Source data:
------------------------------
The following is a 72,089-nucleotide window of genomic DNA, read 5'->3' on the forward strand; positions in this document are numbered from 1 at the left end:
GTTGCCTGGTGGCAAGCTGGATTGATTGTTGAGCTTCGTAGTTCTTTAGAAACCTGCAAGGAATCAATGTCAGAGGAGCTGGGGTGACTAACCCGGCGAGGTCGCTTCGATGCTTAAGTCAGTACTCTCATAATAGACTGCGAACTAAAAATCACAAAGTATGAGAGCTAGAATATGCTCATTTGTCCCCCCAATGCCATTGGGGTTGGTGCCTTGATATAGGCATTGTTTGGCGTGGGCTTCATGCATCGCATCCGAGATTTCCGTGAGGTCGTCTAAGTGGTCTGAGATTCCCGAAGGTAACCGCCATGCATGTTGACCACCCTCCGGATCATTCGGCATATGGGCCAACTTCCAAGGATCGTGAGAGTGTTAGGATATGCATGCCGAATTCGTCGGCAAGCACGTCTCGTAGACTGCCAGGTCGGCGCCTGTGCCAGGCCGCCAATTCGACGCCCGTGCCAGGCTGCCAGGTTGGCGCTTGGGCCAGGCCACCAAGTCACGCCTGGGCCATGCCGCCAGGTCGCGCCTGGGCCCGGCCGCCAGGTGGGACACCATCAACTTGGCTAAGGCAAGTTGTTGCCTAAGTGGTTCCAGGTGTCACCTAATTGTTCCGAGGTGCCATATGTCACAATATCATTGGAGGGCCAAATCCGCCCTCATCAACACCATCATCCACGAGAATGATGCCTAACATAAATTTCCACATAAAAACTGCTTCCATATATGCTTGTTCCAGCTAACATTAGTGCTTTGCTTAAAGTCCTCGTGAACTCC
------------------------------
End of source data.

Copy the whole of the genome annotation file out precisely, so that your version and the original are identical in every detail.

The following is a 72,089-nucleotide window of genomic DNA, read 5'->3' on the forward strand; positions in this document are numbered from 1 at the left end:
GTTGCCTGGTGGCAAGCTGGATTGATTGTTGAGCTTCGTAGTTCTTTAGAAACCTGCAAGGAATCAATGTCAGAGGAGCTGGGGTGACTAACCCGGCGAGGTCGCTTCGATGCTTAAGTCAGTACTCTCATAATAGACTGCGAACTAAAAATCACAAAGTATGAGAGCTAGAATATGCTCATTTGTCCCCCCAATGCCATTGGGGTTGGTGCCTTGATATAGGCATTGTTTGGCGTGGGCTTCATGCATCGCATCCGAGATTTCCGTGAGGTCGTCTAAGTGGTCTGAGATTCCCGAAGGTAACCGCCATGCATGTTGACCACCCTCCGGATCATTCGGCATATGGGCCAACTTCCAAGGATCGTGAGAGTGTTAGGATATGCATGCCGAATTCGTCGGCAAGCACGTCTCGTAGACTGCCAGGTCGGCGCCTGTGCCAGGCCGCCAATTCGACGCCCGTGCCAGGCTGCCAGGTTGGCGCTTGGGCCAGGCCACCAAGTCACGCCTGGGCCATGCCGCCAGGTCGCGCCTGGGCCCGGCCGCCAGGTGGGACACCATCAACTTGGCTAAGGCAAGTTGTTGCCTAAGTGGTTCCAGGTGTCACCTAATTGTTCCGAGGTGCCATATGTCACAATATCATTGGAGGGCCAAATCCGCCCTCATCAACACCATCATCCACGAGAATGATGCCTAACATAAATTTCCACATAAAAACTGCTTCCATATATGCTTGTTCCAGCTAACATTAGTGCTTTGCTTAAAGTCCTCGTGAACTCC